The cholinergic-adrenergic hypothesis of mania and depression states that depression is characterized by an increase in central cholinergic activity relative to noradrenergic tone. Scopolamine is a centrally acting competitive inhibitor of the muscarinic cholinergic receptor site. This review seeks to find all available data investigating scopolamine as an antidepressant.Methods
A systematic review of all the published and unpublished or ongoing literature was conducted via Ovid MEDLINE. Keywords used for the search were “scopolamine hydrobromide” in association with one of the following: “depression,” “antidepressive agents,” “depressive disorder,” “depression, chemical,” and “affect.” PubMed was also searched using “scopolamine” (all fields) and “antidepressant” (all fields) or “depression” (all fields).Results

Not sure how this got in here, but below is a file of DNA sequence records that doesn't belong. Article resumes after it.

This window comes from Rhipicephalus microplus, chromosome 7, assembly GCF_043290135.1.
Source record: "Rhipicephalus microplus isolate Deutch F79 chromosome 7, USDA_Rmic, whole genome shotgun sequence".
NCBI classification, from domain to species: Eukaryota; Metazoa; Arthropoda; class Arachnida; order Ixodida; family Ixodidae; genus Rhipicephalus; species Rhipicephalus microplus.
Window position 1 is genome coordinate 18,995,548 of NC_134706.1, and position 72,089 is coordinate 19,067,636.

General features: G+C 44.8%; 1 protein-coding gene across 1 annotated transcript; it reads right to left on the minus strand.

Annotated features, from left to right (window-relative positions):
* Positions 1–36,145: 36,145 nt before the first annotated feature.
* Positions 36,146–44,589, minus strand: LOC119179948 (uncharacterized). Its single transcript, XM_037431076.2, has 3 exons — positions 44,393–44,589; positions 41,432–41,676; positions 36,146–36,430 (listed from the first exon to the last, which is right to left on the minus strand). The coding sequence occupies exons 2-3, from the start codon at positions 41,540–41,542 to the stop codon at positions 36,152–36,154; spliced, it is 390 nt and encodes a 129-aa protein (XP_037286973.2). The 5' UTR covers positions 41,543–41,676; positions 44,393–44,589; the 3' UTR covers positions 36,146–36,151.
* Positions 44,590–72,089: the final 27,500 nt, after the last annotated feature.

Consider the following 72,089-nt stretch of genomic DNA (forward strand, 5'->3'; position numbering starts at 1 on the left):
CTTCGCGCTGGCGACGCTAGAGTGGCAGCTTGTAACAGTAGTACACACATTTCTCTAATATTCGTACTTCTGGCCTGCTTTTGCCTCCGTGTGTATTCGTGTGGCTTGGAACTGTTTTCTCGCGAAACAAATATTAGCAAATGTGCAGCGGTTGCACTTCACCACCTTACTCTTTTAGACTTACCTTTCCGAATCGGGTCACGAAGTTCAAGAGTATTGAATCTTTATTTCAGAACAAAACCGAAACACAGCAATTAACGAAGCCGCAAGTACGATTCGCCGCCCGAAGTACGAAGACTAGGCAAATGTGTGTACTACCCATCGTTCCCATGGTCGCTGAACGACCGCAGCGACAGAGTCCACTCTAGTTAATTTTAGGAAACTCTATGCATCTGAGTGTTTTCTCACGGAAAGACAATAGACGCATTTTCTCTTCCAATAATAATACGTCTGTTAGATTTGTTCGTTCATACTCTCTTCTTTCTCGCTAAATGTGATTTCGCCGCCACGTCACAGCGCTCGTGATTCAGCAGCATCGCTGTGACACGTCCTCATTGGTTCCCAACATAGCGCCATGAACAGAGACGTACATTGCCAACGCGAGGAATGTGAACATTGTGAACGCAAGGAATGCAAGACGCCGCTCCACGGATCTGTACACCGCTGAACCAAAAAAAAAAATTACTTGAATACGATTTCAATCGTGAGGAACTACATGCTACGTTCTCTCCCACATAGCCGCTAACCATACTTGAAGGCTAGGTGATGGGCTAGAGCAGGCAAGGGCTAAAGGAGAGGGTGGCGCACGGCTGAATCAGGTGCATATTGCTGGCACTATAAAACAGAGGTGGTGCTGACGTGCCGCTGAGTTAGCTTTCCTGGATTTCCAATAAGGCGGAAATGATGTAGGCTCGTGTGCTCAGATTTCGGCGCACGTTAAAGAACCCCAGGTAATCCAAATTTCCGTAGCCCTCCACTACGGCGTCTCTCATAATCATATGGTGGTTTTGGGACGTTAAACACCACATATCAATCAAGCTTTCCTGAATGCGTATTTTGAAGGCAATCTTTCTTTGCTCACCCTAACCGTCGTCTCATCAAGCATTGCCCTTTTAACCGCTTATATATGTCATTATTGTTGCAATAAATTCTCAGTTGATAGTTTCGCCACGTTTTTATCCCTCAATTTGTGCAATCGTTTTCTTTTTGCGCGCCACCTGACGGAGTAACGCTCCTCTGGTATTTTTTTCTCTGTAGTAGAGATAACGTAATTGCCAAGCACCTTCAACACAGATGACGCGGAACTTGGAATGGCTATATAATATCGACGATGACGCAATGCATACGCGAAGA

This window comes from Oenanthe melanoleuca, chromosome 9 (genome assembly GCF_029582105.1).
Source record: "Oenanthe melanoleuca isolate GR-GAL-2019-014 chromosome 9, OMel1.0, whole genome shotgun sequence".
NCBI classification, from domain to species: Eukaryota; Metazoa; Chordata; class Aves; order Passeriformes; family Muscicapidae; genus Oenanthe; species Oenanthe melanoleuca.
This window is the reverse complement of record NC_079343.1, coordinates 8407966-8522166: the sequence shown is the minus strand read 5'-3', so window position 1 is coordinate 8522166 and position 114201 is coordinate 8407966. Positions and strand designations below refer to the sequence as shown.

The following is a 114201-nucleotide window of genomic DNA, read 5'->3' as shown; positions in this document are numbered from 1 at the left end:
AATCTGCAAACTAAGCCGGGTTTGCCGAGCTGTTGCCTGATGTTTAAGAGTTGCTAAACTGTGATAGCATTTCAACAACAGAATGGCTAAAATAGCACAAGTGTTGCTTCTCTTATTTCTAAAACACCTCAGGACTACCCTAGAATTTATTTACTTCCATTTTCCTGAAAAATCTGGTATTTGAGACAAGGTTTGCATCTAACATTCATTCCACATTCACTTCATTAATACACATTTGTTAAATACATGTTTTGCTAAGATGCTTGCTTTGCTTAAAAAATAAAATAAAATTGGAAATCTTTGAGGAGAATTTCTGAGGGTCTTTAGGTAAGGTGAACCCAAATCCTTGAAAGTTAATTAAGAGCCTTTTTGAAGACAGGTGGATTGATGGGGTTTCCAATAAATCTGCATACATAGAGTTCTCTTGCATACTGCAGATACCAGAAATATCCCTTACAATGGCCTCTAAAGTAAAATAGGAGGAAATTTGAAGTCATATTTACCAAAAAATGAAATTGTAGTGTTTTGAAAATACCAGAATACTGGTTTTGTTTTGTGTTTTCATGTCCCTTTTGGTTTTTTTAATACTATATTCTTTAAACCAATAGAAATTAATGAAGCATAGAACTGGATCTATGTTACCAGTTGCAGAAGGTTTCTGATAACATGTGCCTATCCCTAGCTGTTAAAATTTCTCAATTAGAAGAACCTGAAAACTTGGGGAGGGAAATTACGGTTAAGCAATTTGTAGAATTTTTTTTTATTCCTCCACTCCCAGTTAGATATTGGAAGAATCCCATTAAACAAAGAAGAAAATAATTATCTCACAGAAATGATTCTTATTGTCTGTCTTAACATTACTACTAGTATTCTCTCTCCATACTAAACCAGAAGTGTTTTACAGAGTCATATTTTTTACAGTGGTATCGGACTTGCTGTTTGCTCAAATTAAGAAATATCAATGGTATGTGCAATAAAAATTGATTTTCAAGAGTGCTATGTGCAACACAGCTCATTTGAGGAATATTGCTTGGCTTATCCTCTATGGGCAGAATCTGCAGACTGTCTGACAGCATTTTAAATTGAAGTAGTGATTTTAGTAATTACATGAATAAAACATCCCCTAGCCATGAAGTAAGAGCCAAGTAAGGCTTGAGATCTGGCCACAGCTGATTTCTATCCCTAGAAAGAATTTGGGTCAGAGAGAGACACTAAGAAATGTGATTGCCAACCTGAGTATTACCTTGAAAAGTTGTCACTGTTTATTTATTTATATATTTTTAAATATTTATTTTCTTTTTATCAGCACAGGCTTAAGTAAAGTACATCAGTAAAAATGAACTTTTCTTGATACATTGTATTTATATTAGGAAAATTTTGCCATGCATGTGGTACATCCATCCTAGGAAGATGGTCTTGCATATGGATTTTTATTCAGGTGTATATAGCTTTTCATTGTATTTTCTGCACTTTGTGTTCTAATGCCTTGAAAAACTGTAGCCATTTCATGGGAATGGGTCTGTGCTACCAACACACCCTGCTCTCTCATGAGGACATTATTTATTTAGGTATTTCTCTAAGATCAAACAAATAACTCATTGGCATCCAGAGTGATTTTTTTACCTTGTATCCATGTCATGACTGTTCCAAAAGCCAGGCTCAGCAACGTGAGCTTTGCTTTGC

A small study with elderly patients failed to show a statistically significant improvement in depression when measured at 120 minutes after infusion. A second small, well-controlled study using intramuscular scopolamine showed a small but statistically significant improvement in depression on the morning after the second dose was received. Two double-blind randomized placebo-controlled crossover trials with intravenous scopolamine 4.0 μg/kg infusions showed a significant improvement in depressive symptoms seen as soon as 3 days after the first treatment. Further data analyses showed a greater antidepressant effect in women, significant improvements in bipolar depression, and 85% success rates predicting who will respond to treatment.Conclusions
Scopolamine is an effective and rapid antidepressant in both unipolar and bipolar depression, working as quickly as 3 days after initial infusion. Independent replication would greatly enhance the literature.